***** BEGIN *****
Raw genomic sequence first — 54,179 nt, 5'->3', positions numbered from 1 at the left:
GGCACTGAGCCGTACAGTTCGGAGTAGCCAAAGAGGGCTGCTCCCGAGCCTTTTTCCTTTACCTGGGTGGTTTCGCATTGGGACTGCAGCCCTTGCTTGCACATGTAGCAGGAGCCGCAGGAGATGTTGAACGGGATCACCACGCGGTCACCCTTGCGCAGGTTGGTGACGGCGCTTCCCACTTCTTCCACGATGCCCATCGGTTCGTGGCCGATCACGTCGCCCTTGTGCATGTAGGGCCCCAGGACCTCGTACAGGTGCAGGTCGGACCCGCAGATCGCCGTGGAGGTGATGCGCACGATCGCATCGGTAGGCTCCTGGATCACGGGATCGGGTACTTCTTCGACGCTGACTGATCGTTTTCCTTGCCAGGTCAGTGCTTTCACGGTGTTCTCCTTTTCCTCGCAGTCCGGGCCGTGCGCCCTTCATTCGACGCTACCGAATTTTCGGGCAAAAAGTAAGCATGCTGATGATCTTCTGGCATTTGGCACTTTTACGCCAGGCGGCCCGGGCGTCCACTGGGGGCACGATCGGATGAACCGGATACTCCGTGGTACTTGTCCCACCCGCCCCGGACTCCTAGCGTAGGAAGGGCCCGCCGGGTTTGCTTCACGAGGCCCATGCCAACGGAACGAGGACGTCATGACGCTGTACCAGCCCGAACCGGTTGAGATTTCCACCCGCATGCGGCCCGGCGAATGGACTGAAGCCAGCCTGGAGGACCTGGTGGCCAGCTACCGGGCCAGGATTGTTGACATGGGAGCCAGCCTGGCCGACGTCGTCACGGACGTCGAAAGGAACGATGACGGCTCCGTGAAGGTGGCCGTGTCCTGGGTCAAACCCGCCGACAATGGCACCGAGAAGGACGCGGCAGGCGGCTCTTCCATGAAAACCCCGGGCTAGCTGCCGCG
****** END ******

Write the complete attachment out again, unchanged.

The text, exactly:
Raw genomic sequence first — 54,179 nt, 5'->3', positions numbered from 1 at the left:
GGCACTGAGCCGTACAGTTCGGAGTAGCCAAAGAGGGCTGCTCCCGAGCCTTTTTCCTTTACCTGGGTGGTTTCGCATTGGGACTGCAGCCCTTGCTTGCACATGTAGCAGGAGCCGCAGGAGATGTTGAACGGGATCACCACGCGGTCACCCTTGCGCAGGTTGGTGACGGCGCTTCCCACTTCTTCCACGATGCCCATCGGTTCGTGGCCGATCACGTCGCCCTTGTGCATGTAGGGCCCCAGGACCTCGTACAGGTGCAGGTCGGACCCGCAGATCGCCGTGGAGGTGATGCGCACGATCGCATCGGTAGGCTCCTGGATCACGGGATCGGGTACTTCTTCGACGCTGACTGATCGTTTTCCTTGCCAGGTCAGTGCTTTCACGGTGTTCTCCTTTTCCTCGCAGTCCGGGCCGTGCGCCCTTCATTCGACGCTACCGAATTTTCGGGCAAAAAGTAAGCATGCTGATGATCTTCTGGCATTTGGCACTTTTACGCCAGGCGGCCCGGGCGTCCACTGGGGGCACGATCGGATGAACCGGATACTCCGTGGTACTTGTCCCACCCGCCCCGGACTCCTAGCGTAGGAAGGGCCCGCCGGGTTTGCTTCACGAGGCCCATGCCAACGGAACGAGGACGTCATGACGCTGTACCAGCCCGAACCGGTTGAGATTTCCACCCGCATGCGGCCCGGCGAATGGACTGAAGCCAGCCTGGAGGACCTGGTGGCCAGCTACCGGGCCAGGATTGTTGACATGGGAGCCAGCCTGGCCGACGTCGTCACGGACGTCGAAAGGAACGATGACGGCTCCGTGAAGGTGGCCGTGTCCTGGGTCAAACCCGCCGACAATGGCACCGAGAAGGACGCGGCAGGCGGCTCTTCCATGAAAACCCCGGGCTAGCTGCCGCG